NEW YORK (ICIS)--US-based Dow expects continued momentum in polyethylene (PE) and polyurethanes (PU) driving further earnings growth in Q1 and 2021 following a strong Q4 that soundly beat Wall Street consensus estimates.
“Demand still continues to look good into the first quarter, inventory levels are still low [and] operating rates are good. In the US Gulf Coast, our operating rates were in the mid-90s% in the fourth quarter. So we’re going to see… good margins in the PE business,” said Jim Fitterling, CEO of Dow, on the company’s Q4 earnings conference call.
PE margins in Q4 were up about 7 cents/lb in the US, 13 cents/lb in Europe and 10 cents/lb in Asia, he noted.
The upswing in China coal prices of about $200/tonne in Q4 from a cold winter and less imports from Australia amid a dispute, along with low PE inventories, helped underpin rising PE prices, he said.
Dow sees the Packaging & Specialty Plastics (P&SP) segment continuing to drive sales growth with Q1 2021 revenues expected to be up 2-5% on a sequential basis versus Q4 2020 with PE pricing strength supported by tight supply.
A heavy turnaround schedule for ethylene and PE in early 2021 following constraints in such activity in 2020 because of coronavirus restrictions, should be another tailwind.
“You’re going to have on a planned basis, almost the same amount of capacity offline as you did last year before you even get into any unplanned events. Those things to me mean a pretty strong start to 2021,” said Fitterling.
Dow itself plans about $400m in higher turnaround spending in 2021 versus 2021 - $300m in the core business and $100m in joint ventures, with the bulk coming in the first three quarters of the year, said Howard Ungerleider, Dow’s CFO.
AUTO, HOUSING TRENDS TO BOOST
The PU-heavy Industrial Intermediates & Infrastructure (II&I) segment is expected to see 0-2% sequential sales growth in Q1, and the Performance Materials & Coatings (PM&C) segment 0-3% gains.
“Automotive, furniture and bedding, appliance and construction are very solid right now… We see the trajectory in isocyanates and polyols in the second half [of 2020] continuing to move up in the first quarter due to supply limitations. It’s hard to keep things on the shelf like mattresses and furniture while we have these strong housing drivers,” said Fitterling.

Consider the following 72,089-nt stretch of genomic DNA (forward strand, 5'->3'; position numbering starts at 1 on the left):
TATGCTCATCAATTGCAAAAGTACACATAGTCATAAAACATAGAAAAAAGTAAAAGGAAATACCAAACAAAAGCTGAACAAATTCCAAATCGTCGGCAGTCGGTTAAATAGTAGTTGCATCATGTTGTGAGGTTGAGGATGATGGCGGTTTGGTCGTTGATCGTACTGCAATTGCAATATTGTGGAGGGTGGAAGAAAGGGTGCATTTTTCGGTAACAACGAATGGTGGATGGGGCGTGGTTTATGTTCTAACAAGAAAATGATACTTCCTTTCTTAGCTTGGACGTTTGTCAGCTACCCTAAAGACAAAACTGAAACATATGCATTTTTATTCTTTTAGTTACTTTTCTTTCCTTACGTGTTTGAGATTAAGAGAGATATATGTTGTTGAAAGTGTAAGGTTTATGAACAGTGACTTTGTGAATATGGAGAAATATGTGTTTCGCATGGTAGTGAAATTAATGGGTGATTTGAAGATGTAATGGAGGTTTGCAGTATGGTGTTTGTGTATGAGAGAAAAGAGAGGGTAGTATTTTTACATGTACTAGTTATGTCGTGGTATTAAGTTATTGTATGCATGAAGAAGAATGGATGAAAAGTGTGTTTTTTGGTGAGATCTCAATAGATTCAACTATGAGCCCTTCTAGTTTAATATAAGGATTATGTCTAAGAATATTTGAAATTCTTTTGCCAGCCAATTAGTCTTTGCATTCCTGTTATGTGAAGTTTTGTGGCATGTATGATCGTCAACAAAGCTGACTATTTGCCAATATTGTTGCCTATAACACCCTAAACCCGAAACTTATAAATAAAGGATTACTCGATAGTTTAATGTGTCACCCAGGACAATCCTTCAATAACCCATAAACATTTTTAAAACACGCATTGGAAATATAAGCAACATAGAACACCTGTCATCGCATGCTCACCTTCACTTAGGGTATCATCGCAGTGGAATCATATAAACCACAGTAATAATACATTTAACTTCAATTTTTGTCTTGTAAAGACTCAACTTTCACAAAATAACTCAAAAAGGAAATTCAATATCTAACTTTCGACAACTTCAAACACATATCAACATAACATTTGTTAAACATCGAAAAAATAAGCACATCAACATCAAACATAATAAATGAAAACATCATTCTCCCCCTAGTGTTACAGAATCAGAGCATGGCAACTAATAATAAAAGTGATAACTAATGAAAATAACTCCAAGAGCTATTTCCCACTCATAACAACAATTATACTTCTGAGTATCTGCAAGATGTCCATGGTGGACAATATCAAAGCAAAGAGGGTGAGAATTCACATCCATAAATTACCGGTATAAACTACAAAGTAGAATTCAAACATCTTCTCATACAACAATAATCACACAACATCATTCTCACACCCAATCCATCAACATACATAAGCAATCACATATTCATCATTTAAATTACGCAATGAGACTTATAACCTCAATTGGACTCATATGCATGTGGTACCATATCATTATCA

“We are seeing the automotive sector coming back - we saw it big in electric vehicles (EVs) which set records in 2020 and I think we’re going to crush those in 2021,” he added.
Even as certain capital intensive businesses such as large-scale industrial construction has yet to fully recover, strong trends in US housing starts - which are at their highest level since 2006 - should continue to drive demand for PU and other Dow products, he noted.
“The first half looks solid, and I believe that as we get more people vaccinated around the world, we’re going to see more economies open up and things get to more normal types of activities,” said Fitterling.
The strong sequential sales outlook for Q1 and expectations for further improvement in 2021 versus 2020 are all the more impressive coming off solid Q4 results.
Dow’s Q4 2020 adjusted earnings per share of $0.81 handily beat Wall Street consensus estimates of $0.67. Operating earnings before interest and tax (EBIT) was up 2% year on-year to $1.05bn on 5% higher sales of $10.71bn.
Volumes were up 1% year on year, reaching pre-pandemic levels in all segments, while local prices rose 2% and currency provided a 2% tailwind.
The P&SP segment was the standout, with year-on-year sales up 6% to $5.1bn and volumes up 2%. On a sequential basis, sales were up 12% on 4% higher volumes. Operating EBIT of $780m was up 20% year on year and 21% sequentially.
Longer term, Dow sees earnings acceleration from digital investments along with global megatrends in clean energy, recycled plastics, EVs and 5G broadband networks.
Focus article by Joseph Chang